Tackling Gross National Happiness

Bhutan’s impressive track record lies in its use of innovative approaches to overcome structural challenges. Three approaches served Bhutan well, namely implementing niche markets, digital transformation and innovative finance measures that can be replicated in other Low-income developing countries (4)

1. Niche markets

The Brand Bhutan was created with the aim of diversifying the country’s exports while recognizing the small size of its domestic market. The idea is to target high-end markets with specialized exports of high-value, low-volume Bhutanese goods. Their goods come from sectors of the economy including textiles, tourism, handicrafts, culture, and natural resources. The government has joined other development partners in supporting this programme, including the Enhanced Integrated Framework and the International Trade Center. Countries with a comparable restriction on large-scale production can look at how to tailor their domestic goods to niche but upscale markets in order to make up for their lack of scale economies.

2. Digital transformation

Landlocked nations like Bhutan can benefit from digital transformation to overcome their geographic disadvantage. This region has great promise because Bhutan has affordable access to basic infrastructure like power and the internet. Thimphu TechPark, which opened in 2012 and currently employs 600 people across 19 largely international enterprises, is a modest but admirable accomplishment that should be replicated elsewhere. Through the promotion of enterprise development in the ICT sector, greater ICT workforce skills, and expanded access to finance, the TechPark increased productive employment in Bhutan. After completing its eTrade Readiness Assessment, the nation quickly put several suggestions into practice, including the creation of an ecommerce policy by 2020.

3. Innovative finance

Bhutan raised $12 million in impact investment in 2015 for mountain hazelnuts, a social venture created to promote hazelnut production by hiring smallholder farmers around the nation. The project is anticipated to have a significant development impact on the livelihoods and income of smallholder farmers by connecting tens of thousands of farmers to markets, creating jobs and developing skills, and increasing women’s participation in the job market. The initiative is also anticipated to help Bhutan restore its damaged landscape, reduce rural-urban migration, reduce greenhouse gas emissions, and preserve forests. Because of the inevitable reduction in official development assistance, including Aid for Trade, as well as the need to simultaneously create a thriving business environment, exploring innovative financing options like blended finance and impact investment is becoming an increasingly attractive option to finance economic growth for all countries.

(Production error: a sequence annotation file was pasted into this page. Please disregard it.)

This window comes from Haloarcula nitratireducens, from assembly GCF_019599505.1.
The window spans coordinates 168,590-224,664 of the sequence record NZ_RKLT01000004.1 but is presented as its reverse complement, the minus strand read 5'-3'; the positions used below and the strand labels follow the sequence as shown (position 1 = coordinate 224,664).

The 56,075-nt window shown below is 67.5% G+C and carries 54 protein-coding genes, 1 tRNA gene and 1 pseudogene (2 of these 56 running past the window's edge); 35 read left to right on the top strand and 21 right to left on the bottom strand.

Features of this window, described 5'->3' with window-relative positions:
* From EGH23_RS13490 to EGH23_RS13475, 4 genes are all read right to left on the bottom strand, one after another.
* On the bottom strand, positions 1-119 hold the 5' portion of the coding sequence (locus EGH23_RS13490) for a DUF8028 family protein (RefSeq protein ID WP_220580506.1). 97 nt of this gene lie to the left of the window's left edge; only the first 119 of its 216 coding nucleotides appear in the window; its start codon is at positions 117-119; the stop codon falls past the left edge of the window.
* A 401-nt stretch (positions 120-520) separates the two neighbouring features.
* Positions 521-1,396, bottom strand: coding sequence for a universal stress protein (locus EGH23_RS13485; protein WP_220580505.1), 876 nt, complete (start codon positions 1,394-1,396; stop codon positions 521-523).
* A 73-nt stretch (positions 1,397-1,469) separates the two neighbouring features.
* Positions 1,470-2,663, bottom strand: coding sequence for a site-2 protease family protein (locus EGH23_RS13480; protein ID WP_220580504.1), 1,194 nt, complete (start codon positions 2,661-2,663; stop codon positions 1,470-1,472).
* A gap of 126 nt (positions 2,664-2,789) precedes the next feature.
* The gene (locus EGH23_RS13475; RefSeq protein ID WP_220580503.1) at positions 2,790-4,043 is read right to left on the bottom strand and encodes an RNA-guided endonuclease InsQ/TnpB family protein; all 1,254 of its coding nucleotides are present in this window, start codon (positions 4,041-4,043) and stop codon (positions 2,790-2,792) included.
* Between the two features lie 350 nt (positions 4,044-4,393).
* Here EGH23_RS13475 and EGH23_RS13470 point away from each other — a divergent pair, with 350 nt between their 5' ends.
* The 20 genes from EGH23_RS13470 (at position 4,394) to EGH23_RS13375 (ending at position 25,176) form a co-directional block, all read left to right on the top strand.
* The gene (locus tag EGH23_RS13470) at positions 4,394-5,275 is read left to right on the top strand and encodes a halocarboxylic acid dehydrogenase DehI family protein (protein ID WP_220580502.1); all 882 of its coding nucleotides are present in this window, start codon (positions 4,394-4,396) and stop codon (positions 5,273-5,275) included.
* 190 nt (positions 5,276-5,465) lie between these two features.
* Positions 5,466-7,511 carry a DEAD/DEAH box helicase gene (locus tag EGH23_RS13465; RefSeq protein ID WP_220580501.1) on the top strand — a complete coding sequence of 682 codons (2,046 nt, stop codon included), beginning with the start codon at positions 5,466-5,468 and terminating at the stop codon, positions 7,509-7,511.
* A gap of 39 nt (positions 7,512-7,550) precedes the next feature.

References 

  1. Oxford Poverty and Human Development Initiative. n.d. “Bhutan’s Gross National Happiness Index | OPHI.” Retrieved October 3, 2022 

(https://ophi.org.uk/policy/gross-national-happiness-index/).

2. Berkeley economic review. n.d. Retrieved (https://econreview.berkeley.edu/the-macroeconomics-of-happiness-a-case-study-of-bhutan/).

3. World Economic Forum. 2017. “This Is the World’s First Carbon Negative Country | World Economic Forum.” Retrieved October 3, 2022 (https://www.weforum.org/agenda/2017/10/this-is-the-worlds-first-carbon-negative-country).

 4. World Economic Forum. n.d. “What Bhutan Got Right about Gross National Happiness | World Economic Forum.” Retrieved October 3, 2022 (https://www.weforum.org/agenda/2021/10/lessons-from-bhutan-economic-development/).

Elena Edo